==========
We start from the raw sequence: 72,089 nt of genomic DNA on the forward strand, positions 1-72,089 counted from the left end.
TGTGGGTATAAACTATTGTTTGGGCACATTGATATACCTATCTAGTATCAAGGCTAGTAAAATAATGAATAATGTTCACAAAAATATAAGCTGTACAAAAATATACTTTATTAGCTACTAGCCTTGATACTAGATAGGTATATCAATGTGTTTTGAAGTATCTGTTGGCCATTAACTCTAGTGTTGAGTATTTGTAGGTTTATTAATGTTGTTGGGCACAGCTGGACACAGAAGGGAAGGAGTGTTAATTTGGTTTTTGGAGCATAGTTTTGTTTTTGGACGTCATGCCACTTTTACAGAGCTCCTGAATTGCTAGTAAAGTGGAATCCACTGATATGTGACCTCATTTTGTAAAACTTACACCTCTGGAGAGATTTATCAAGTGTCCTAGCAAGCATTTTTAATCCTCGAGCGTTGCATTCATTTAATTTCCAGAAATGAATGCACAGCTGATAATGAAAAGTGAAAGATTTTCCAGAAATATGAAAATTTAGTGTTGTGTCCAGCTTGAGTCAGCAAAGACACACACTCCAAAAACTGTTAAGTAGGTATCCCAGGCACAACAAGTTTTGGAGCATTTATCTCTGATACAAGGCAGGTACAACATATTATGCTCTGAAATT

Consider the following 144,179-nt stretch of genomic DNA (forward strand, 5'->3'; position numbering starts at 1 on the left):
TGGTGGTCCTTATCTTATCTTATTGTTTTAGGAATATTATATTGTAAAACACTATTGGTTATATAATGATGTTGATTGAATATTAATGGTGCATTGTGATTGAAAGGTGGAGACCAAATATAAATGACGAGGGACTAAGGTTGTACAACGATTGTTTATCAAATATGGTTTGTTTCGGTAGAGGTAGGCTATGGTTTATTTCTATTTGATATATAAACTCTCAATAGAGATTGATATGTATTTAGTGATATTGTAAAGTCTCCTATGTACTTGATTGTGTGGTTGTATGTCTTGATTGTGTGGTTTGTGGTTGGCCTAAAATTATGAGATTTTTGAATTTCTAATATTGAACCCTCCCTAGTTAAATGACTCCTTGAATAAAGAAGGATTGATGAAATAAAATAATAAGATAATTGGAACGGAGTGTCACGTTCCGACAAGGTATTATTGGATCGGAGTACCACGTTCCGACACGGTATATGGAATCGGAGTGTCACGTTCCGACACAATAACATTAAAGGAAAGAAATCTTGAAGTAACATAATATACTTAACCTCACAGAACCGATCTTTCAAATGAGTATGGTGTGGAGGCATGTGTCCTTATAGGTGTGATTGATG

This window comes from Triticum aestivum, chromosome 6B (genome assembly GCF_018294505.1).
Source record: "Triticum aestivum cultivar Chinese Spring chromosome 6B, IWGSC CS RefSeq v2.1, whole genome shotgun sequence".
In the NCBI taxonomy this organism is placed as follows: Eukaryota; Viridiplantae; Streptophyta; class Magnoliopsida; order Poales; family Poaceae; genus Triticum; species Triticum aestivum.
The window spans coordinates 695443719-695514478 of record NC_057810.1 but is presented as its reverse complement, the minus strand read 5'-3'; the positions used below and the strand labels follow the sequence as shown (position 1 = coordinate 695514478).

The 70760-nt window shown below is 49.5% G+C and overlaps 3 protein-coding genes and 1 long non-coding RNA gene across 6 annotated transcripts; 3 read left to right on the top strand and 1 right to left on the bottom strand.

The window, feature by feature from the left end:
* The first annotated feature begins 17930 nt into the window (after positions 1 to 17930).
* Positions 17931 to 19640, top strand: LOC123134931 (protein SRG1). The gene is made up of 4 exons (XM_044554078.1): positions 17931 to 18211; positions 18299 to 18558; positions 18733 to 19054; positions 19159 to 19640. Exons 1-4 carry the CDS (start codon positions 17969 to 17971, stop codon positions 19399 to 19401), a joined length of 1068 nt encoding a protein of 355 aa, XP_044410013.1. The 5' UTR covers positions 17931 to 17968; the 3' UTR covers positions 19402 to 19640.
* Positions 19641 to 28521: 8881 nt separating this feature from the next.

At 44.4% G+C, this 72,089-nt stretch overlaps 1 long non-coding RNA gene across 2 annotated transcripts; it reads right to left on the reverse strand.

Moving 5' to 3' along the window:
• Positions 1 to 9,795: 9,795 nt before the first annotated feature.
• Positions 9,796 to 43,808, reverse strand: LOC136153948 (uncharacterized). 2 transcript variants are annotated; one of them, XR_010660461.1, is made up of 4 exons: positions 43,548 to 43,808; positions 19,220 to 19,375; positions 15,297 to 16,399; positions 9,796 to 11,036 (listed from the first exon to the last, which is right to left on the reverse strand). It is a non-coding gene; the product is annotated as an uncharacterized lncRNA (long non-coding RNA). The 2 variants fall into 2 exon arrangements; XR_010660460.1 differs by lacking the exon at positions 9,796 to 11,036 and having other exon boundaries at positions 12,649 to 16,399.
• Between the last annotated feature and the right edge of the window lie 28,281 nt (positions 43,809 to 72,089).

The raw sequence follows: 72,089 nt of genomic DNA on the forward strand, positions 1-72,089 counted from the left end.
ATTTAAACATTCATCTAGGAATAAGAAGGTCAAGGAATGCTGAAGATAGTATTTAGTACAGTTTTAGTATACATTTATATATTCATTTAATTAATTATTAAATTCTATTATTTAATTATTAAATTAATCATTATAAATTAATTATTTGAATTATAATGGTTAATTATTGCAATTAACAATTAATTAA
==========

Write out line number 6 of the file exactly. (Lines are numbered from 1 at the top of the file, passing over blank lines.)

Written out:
Source record: "Triticum aestivum cultivar Chinese Spring chromosome 6B, IWGSC CS RefSeq v2.1, whole genome shotgun sequence".